What works: Charter schools, or at least the charter school model. A couple of the local principals have taken the model of the charter school and used it in a plain old neighborhood school, and guess what – it works. We already have smaller class size in elementary schools. Parent and community involvement becomes the principal’s job. Letting teachers teach using the creativity they possess. Discipline is tight and contracts with immediate parent involvement are the rule. High schools are small and the curriculum had a purpose, whether its college prep or aeronautics. Elementary schools are K-8, no more middle schools to become breeding grounds of crime.

    What doesn’t work: Huge high schools with too many administrators. Open up the smaller campuses and make each admin. a principal of a small school. Large impersonal high schools only work for about 30 percent of the kids who go there. So many kids drop out, the numbers the schools give the papers are very inaccurate. Don’t make teachers follow a canned reading and math program. We hate it, the kids hate it and test scores have not improved significantly.

    I was discussing this with people last week – how did our teachers do it? 40-somethings – I dont know about you but I was in the baby-boom where I had at least 30 kids in my first grade class. No one dare spoke out of turn or hit another kid while school was in session. How many remember standing in the corner? Where staying in for recess was torture, and if the teacher called your parents in – you were doomed. Where did adults lose control? Why do we give kids so much say in what they WANT to do.

  5. Carl Rigney says:

    Clayton Christensen, author of the excellent Innovator’s Dilemma series of books, has a new book out Disrupting Class: How Disruptive Innovation Will Change the Way the World Learns. I’m looking forward to enjoying it in the new year.

    There may also be some useful insights in Atul Gawande’s Better which is mostly about improving medical performance, but similar principles should apply to education if somehow the resistance to change could be overcome.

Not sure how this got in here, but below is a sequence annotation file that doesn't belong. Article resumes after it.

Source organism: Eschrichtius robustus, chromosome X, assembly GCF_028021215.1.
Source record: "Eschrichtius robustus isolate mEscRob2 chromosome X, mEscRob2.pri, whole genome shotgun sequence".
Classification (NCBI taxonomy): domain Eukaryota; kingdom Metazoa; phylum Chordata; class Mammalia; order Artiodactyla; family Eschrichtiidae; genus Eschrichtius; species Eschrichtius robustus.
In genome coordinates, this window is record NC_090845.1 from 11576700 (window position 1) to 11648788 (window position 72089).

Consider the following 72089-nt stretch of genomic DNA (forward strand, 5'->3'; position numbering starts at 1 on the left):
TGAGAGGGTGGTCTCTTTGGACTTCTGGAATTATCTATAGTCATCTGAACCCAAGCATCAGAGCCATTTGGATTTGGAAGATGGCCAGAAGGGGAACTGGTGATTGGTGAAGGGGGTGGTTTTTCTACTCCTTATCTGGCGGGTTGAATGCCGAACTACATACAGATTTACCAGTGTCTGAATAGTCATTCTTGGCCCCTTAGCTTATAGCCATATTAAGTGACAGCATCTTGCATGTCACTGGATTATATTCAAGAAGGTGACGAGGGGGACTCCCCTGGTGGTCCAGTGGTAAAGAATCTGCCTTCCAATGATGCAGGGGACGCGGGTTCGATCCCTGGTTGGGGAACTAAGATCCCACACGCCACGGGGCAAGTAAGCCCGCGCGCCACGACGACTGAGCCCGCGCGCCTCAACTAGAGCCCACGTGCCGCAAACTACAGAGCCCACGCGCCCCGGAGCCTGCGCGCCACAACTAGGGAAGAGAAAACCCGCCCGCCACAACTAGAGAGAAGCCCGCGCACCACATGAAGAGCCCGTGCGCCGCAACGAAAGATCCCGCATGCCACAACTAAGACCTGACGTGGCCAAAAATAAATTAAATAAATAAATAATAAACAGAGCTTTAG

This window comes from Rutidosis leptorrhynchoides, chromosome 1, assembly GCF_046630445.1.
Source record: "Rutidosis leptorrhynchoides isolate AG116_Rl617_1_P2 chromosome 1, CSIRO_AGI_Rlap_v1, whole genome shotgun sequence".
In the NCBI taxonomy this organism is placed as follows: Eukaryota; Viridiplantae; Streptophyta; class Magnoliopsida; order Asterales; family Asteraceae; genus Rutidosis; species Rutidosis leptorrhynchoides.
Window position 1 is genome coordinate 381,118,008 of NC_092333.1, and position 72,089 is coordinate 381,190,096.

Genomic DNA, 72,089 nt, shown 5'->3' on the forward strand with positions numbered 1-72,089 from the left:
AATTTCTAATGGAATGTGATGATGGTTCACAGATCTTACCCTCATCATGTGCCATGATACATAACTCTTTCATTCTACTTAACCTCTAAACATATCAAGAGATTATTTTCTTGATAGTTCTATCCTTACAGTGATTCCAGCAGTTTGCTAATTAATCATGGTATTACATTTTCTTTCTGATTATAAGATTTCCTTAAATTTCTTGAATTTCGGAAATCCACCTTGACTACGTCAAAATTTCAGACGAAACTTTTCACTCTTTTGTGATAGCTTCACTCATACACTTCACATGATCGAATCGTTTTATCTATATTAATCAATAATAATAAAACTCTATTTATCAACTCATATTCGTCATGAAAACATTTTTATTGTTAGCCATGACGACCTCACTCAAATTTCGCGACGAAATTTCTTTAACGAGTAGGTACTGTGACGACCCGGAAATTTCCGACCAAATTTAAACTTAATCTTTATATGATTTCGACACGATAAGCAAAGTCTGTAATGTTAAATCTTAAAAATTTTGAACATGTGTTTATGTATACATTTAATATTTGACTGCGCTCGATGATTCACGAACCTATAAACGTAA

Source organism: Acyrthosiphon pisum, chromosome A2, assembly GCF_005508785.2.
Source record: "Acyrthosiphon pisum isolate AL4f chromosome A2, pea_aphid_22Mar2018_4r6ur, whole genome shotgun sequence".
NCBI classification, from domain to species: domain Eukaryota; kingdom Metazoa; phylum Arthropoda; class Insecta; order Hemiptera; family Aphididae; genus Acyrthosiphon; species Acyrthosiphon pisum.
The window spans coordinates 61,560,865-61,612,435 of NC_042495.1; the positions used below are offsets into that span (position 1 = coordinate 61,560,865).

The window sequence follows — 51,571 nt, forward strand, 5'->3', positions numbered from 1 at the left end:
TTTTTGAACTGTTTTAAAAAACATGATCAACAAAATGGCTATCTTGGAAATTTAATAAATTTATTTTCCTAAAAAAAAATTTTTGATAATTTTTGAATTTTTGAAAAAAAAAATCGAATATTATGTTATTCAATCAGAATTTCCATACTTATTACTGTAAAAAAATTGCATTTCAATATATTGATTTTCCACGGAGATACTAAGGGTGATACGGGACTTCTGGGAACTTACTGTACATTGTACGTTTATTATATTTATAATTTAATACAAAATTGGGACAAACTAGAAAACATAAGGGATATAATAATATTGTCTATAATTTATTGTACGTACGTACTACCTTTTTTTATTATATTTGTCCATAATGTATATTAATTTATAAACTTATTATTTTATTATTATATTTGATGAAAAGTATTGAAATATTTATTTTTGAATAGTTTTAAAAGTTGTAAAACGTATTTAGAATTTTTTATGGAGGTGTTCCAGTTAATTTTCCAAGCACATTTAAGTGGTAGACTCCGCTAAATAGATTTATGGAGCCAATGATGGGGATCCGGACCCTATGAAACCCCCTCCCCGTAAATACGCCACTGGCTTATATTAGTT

6. buddy66 says:

    Open the doors. Set up shop. If they come, teach. If they don’t, go home. Work with whoever shows up. No coercion, no excuses. Let their parents and probation officers worry about their attendance. Don’t grade them, teach them. You are not a cop.

    As far as school administrators, school boards and parents go, use Solzhenitsyn’s 3Ds: Don’t believe them, Don’t fear them, and Don’t ask them for anything.

    There are worse things than being fired from teaching. Eating shit is one of them.

  7. Anonymous says:

    good teachers are those that love learning. They are also highly organized, effective communicators, strong leaders, and highly creative.

    the good teachers also love the oddballs – anyone who challenges their own assumptions – and causes them to question their own beliefs.

    Bad teachers want to create clones of themselves.

  8. trr says:

    #1: is that (good teacher) retention or good (teacher rentention)?

  9. Brainspore says:

    Screw the teachers: they’re jaded adults with no sense of wonder left. Instead, pay children to go to school.

    Speaking as both a teacher and a teacher’s spouse, I say go screw yourself. As in any profession there are good and bad teachers, but watch those generalities.

    Who exactly do you think should be paying the students? The parents? The taxpayers who can barely be persuaded to pay ONE meager salary per classroom?

    I also wonder how getting kids to go to school will do any good if there aren’t dedicated teachers waiting to help them learn when they get there. It’s not like a school is a magical location where knowledge is absorbed through osmosis.

  10. wolfiesma says:

    Teachers are asked to be cops, every day. The most effective teachers who seem to last on the job do run their classrooms with just a touch of militancy. I could never do that. Inevitably, my classrooms became unruly mobs of hormonally charged, prefrontal cortex-blunted balls of drama. Or maybe that’s just what I brought out in them.

    (yes, I will be writing my autobiography. and then they may learn.)

  11. caitifty says: